The EMCLI kit uses JSON as its output format as well. Many of the verbs return output in JSON format for ease of programmatic use. I say many, since there are still some verbs that don’t, but this is only matter of time.

Now let’s get back to EMCLI.

Steps to setup the kit for ‘EMCLI with Scripting Option’

1. To download the new EMCLI kit, go to Setup->Command Line Interface. Here you will notice the new section for ‘EMCLI with Scripting Option’. Click on the link to download the kit to your desktop or desired server.

Download

You can also download the kit directly from the following url:

http(s)://<host>:<port>/em/public_lib_download/emcli/kit/emcliadvancedkit.jar
 

2. Copy the kit (emcliadvancedkit.jar) to a directory where you wish to install EMCLI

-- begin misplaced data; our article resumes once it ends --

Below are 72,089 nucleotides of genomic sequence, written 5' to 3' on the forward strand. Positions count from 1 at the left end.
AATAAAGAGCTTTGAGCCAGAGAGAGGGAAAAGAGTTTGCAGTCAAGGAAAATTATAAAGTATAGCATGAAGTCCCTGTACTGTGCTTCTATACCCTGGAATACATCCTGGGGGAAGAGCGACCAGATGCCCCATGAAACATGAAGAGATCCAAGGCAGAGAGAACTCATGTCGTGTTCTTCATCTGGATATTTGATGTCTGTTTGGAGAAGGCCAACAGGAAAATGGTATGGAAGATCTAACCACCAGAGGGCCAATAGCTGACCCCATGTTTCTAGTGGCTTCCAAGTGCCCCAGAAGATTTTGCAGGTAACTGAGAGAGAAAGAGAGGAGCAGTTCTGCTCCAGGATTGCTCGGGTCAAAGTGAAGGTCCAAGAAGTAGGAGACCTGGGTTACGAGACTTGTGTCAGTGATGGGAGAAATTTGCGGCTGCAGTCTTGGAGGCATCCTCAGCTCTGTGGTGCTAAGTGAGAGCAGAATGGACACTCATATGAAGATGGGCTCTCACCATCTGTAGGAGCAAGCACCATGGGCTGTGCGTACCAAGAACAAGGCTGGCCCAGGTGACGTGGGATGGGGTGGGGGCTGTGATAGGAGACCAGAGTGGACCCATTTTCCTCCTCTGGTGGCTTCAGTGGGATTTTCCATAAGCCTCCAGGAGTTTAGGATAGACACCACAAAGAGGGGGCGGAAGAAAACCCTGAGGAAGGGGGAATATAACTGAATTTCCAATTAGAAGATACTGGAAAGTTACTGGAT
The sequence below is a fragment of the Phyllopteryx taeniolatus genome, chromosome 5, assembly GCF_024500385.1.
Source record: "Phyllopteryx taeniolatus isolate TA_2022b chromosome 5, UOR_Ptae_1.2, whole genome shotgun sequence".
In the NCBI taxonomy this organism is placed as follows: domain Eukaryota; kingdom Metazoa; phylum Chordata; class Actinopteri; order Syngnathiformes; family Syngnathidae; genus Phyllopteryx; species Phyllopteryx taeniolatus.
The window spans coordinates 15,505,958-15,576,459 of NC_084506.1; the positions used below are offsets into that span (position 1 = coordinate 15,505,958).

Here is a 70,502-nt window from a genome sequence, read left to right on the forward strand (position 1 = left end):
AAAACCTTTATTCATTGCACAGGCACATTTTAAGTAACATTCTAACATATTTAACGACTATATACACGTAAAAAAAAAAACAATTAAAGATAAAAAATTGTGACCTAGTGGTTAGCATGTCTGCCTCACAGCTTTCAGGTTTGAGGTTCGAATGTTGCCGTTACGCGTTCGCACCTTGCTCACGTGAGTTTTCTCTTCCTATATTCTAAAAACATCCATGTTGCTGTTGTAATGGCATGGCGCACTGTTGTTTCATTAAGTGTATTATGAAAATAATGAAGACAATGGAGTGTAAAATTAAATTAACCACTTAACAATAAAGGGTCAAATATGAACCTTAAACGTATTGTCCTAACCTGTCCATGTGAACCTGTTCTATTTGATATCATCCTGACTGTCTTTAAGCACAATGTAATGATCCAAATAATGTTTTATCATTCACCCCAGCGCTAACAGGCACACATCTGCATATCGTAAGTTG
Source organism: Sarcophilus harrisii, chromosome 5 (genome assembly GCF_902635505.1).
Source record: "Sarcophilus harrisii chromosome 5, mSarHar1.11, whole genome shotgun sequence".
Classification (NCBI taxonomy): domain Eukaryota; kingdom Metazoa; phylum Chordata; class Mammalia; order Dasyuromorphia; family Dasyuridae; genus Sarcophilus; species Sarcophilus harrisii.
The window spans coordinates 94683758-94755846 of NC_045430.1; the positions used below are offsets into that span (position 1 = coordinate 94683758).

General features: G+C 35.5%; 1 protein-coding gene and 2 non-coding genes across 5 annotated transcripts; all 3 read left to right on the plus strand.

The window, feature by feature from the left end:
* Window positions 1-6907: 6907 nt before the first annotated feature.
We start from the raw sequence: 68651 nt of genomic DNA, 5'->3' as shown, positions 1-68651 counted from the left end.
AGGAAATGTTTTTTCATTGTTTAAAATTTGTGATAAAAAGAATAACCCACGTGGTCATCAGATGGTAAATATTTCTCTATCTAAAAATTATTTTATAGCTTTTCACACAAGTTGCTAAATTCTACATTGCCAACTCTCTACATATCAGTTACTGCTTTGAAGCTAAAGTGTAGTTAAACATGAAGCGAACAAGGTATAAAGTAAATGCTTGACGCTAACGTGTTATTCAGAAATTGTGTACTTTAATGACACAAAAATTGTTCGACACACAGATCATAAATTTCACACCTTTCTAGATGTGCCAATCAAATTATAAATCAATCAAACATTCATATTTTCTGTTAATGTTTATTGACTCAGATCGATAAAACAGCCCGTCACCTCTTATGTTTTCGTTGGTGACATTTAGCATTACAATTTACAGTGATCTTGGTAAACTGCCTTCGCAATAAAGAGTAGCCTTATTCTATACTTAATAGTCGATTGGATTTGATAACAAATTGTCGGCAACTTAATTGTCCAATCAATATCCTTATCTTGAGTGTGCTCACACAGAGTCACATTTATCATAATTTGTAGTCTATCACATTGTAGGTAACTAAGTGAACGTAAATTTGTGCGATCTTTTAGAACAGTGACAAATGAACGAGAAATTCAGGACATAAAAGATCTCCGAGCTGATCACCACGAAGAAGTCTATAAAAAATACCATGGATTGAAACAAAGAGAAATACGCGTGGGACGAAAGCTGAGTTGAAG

kit

3. To install, run the following command. Note that we need the Java version to be 1.6.0_43 or greater.

java -jar emcliadvancedkit.jar client -install_dir=<emcli_client_dir>

Verify Java version 

4. The last step to complete the setup is to run ‘sync’. Before using EMCLI you have to connect to the OMS to install all verb-related command line help. In classic EMCLI, this happens automatically when you run the ‘setup’ command. But in the new EMCLI, since we do not run setup, we run the ‘sync’ command instead.

The ‘sync’ verb now accepts some additional arguments. Run the following command:
emcli sync -url=http(s)://<host>:<port>/em -username=<user> -trustall

It will prompt for the user password and then take a few minutes to download and install all the help content.

emcli sync

5. Now confirm the setup with a simple test. We do this using the interactive mode. Just run ‘emcli’, and once you see the prompt run ‘help()’. This will print list all verbs along with their description.

emcli interactive mode

With the setup complete, let’s now have some fun.

Using the ‘EMCLI with Scripting Option’

Connect to the interactive mode by running ‘emcli’ from the command prompt. Now try the following commands: